The first rule is not to divide the entire applicable time. You need a buffer time of 20 minutes at least. The purpose of a buffer is
· It is impossible to stick to precise time limits. So if you plan a 50 x3 strategy, you could very easily end up with 55-55-40, which can be dangerous for the last section. Over the years, many students have complained of performing badly in the last section, irrespective of the order in which they solve the questions.
· Even with enough time there are times when performance in a section will go down. And since sectional cutoffs are critical, you need a second shot at that section, using the buffer time to improve scores and clear cutoffs.
· In case all sections are okay, then the buffer time can be allocated to that section which maximizes overall score. This decision is easily taken as you have already spent enough time in each section. However please note that you cannot allocate the time to a section like RC where, it takes a long time to really crack a passage. What if you have just about understood the passage and ready to take a crack at the question when the bell goes off!!
Please note that you are expected to clear cutoffs in each section. Where exactly you get the marks from within a section is immaterial. So go for the comfort zone, for example DI rather than LA depending on your strengths.
There are people who will tell you to scan the entire paper before attempting any question. Bad move! Imagine a situation where you have spent 20 minutes and the answer sheet is blank. Panic? Keeps the score board ticking or the pressure will get to you. In hostile terrain keep moving and when you can shoot, shoot.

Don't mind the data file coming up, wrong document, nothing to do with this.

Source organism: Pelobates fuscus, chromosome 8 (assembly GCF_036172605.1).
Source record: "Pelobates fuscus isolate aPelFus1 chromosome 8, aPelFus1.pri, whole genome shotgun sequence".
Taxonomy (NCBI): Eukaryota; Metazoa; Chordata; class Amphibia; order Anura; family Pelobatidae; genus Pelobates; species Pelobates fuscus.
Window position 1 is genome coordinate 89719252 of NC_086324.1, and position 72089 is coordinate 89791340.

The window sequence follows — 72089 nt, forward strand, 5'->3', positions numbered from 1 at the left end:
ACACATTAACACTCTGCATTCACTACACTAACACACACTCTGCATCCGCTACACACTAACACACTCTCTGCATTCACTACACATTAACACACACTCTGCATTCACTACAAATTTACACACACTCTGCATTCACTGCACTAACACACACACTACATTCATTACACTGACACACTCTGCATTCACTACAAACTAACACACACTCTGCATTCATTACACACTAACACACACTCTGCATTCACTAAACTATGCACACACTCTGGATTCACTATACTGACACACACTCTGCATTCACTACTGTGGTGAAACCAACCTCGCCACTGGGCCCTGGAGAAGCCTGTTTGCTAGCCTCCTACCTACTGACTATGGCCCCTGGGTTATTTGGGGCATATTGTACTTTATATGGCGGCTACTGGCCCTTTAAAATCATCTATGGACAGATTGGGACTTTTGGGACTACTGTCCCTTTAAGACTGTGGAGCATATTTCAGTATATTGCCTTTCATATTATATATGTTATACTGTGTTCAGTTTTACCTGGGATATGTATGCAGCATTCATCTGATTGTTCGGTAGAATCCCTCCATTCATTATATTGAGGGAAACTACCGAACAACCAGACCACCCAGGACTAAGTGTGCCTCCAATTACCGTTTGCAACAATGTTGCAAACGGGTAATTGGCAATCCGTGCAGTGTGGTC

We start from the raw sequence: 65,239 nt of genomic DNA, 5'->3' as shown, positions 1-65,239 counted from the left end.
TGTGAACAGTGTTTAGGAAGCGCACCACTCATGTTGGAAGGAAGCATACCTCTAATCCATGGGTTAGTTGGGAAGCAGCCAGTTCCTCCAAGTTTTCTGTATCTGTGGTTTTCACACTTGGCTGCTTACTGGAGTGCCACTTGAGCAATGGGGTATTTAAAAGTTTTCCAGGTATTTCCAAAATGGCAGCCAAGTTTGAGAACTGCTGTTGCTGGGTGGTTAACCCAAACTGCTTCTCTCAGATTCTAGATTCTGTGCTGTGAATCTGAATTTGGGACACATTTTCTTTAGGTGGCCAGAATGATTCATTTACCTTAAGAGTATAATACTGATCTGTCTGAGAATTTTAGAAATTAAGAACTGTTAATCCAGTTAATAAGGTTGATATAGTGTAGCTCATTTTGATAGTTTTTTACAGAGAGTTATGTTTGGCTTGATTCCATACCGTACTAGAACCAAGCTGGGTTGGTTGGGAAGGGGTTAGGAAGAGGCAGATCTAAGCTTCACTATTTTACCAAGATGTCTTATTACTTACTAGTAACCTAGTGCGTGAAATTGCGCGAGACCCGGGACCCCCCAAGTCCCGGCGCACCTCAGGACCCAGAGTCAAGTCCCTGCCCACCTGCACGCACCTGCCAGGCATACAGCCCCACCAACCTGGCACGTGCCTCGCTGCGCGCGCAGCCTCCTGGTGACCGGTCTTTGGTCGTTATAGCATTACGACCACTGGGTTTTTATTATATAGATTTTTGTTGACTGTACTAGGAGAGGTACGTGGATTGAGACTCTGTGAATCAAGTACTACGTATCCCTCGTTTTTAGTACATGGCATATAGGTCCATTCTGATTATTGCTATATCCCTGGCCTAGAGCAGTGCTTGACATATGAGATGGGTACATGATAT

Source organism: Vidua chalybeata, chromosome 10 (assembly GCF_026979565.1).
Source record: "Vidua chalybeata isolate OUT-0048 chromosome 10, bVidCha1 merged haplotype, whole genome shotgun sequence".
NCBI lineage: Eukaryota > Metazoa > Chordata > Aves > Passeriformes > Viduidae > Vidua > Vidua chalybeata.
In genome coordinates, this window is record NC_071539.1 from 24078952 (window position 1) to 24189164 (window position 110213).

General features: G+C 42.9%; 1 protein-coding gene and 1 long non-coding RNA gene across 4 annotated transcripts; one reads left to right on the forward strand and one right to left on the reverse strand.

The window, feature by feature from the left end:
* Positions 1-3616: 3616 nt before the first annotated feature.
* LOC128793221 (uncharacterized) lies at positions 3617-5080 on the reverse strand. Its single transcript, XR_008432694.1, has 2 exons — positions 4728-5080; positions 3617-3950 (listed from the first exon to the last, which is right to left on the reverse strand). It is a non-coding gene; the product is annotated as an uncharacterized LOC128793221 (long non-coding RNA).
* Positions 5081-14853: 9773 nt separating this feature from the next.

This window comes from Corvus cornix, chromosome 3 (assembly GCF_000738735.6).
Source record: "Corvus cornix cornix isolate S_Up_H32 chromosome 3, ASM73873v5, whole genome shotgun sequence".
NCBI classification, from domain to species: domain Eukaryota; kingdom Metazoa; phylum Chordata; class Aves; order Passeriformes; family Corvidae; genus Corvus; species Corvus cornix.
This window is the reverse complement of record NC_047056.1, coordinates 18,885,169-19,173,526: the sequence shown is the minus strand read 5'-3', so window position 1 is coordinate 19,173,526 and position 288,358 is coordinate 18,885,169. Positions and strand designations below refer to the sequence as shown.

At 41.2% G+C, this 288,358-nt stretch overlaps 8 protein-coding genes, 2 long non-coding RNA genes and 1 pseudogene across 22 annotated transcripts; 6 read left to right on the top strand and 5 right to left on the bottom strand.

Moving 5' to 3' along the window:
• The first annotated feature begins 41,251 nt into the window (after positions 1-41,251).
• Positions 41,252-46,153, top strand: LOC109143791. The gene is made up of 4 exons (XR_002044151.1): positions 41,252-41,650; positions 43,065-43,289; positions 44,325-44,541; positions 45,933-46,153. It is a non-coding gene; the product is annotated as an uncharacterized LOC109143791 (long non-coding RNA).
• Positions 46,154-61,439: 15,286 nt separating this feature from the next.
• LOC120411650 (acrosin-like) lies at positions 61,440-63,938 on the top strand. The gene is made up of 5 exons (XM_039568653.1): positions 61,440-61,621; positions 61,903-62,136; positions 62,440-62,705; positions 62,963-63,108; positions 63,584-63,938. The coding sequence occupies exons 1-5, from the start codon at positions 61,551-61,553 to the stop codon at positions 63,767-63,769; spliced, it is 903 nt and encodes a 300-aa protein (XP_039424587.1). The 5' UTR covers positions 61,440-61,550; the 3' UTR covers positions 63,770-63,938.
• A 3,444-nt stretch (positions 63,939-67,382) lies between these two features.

There will be easy questions in CAT. Take it from me. This is a basic law of CAT. The IIMs are not looking at Mathematicians or Grammarians. They are clearly looking for would be managers. The golden rule is therefore to read every question that comes you way and just pick the ones that you can solve.
So attempt only those questions which take less time to solve or the ones that are very familiar to you. If you have time left for the section you can come back and do more questions of the next level of difficulty. Remember that just by solving a difficult problem you are not going to get an ABEL prize. You will still probably get the same mark as when you solve a very easy question.
I understand that it is not as easy as it sounds. It takes skill, it takes discipline, why else are you being given 20 AIMCATs at T.I.M.E.. Apply the technique, analyze your performance, refine the technique apply it again and again, until it becomes second nature to you. The two biggest issues are
· Leaving a question which you think is solvable but you know will take a lot of time. It's very difficult. I know. But leave it nevertheless. You will probably solve 2 easier questions in the time saved. In any case if there is time left, you can come back to it.